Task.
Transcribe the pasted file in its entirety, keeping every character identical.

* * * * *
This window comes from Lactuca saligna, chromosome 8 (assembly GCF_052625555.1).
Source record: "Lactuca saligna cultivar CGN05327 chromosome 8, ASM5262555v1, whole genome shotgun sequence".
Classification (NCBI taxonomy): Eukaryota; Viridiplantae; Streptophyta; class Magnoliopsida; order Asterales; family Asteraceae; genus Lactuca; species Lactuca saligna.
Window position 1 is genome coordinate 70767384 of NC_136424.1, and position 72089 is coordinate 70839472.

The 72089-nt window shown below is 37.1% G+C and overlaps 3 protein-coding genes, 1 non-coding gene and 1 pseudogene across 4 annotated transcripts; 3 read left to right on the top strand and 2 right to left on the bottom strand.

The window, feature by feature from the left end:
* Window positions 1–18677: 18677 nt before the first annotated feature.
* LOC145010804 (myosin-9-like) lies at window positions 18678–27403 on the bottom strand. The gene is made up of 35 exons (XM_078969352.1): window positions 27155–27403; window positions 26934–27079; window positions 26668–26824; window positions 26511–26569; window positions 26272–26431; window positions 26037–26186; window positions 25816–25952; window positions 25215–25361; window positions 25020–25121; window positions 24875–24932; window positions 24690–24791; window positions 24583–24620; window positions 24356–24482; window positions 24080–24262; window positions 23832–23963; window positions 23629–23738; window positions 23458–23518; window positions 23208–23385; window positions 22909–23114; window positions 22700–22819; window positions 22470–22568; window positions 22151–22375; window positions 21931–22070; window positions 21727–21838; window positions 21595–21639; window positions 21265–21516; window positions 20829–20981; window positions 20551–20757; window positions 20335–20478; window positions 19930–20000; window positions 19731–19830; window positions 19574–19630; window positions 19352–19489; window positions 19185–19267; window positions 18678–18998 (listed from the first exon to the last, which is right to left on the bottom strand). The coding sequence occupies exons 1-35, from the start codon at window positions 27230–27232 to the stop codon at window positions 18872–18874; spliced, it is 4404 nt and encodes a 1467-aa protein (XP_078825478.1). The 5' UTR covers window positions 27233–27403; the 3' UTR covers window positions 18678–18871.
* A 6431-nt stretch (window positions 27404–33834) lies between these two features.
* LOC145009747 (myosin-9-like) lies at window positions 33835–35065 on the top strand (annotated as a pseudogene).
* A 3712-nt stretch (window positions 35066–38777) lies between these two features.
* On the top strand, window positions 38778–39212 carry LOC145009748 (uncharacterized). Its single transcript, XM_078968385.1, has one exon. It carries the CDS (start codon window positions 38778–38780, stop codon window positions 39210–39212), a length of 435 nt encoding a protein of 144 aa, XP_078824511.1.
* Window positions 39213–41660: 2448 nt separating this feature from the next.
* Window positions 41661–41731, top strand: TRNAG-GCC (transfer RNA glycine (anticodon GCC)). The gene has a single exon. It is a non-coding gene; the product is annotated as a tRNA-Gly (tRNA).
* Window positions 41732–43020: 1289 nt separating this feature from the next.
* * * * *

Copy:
This window comes from Lactuca saligna, chromosome 8 (assembly GCF_052625555.1).
Source record: "Lactuca saligna cultivar CGN05327 chromosome 8, ASM5262555v1, whole genome shotgun sequence".
Classification (NCBI taxonomy): Eukaryota; Viridiplantae; Streptophyta; class Magnoliopsida; order Asterales; family Asteraceae; genus Lactuca; species Lactuca saligna.
Window position 1 is genome coordinate 70767384 of NC_136424.1, and position 72089 is coordinate 70839472.

The 72089-nt window shown below is 37.1% G+C and overlaps 3 protein-coding genes, 1 non-coding gene and 1 pseudogene across 4 annotated transcripts; 3 read left to right on the top strand and 2 right to left on the bottom strand.

The window, feature by feature from the left end:
* Window positions 1–18677: 18677 nt before the first annotated feature.
* LOC145010804 (myosin-9-like) lies at window positions 18678–27403 on the bottom strand. The gene is made up of 35 exons (XM_078969352.1): window positions 27155–27403; window positions 26934–27079; window positions 26668–26824; window positions 26511–26569; window positions 26272–26431; window positions 26037–26186; window positions 25816–25952; window positions 25215–25361; window positions 25020–25121; window positions 24875–24932; window positions 24690–24791; window positions 24583–24620; window positions 24356–24482; window positions 24080–24262; window positions 23832–23963; window positions 23629–23738; window positions 23458–23518; window positions 23208–23385; window positions 22909–23114; window positions 22700–22819; window positions 22470–22568; window positions 22151–22375; window positions 21931–22070; window positions 21727–21838; window positions 21595–21639; window positions 21265–21516; window positions 20829–20981; window positions 20551–20757; window positions 20335–20478; window positions 19930–20000; window positions 19731–19830; window positions 19574–19630; window positions 19352–19489; window positions 19185–19267; window positions 18678–18998 (listed from the first exon to the last, which is right to left on the bottom strand). The coding sequence occupies exons 1-35, from the start codon at window positions 27230–27232 to the stop codon at window positions 18872–18874; spliced, it is 4404 nt and encodes a 1467-aa protein (XP_078825478.1). The 5' UTR covers window positions 27233–27403; the 3' UTR covers window positions 18678–18871.
* A 6431-nt stretch (window positions 27404–33834) lies between these two features.
* LOC145009747 (myosin-9-like) lies at window positions 33835–35065 on the top strand (annotated as a pseudogene).
* A 3712-nt stretch (window positions 35066–38777) lies between these two features.
* On the top strand, window positions 38778–39212 carry LOC145009748 (uncharacterized). Its single transcript, XM_078968385.1, has one exon. It carries the CDS (start codon window positions 38778–38780, stop codon window positions 39210–39212), a length of 435 nt encoding a protein of 144 aa, XP_078824511.1.
* Window positions 39213–41660: 2448 nt separating this feature from the next.
* Window positions 41661–41731, top strand: TRNAG-GCC (transfer RNA glycine (anticodon GCC)). The gene has a single exon. It is a non-coding gene; the product is annotated as a tRNA-Gly (tRNA).
* Window positions 41732–43020: 1289 nt separating this feature from the next.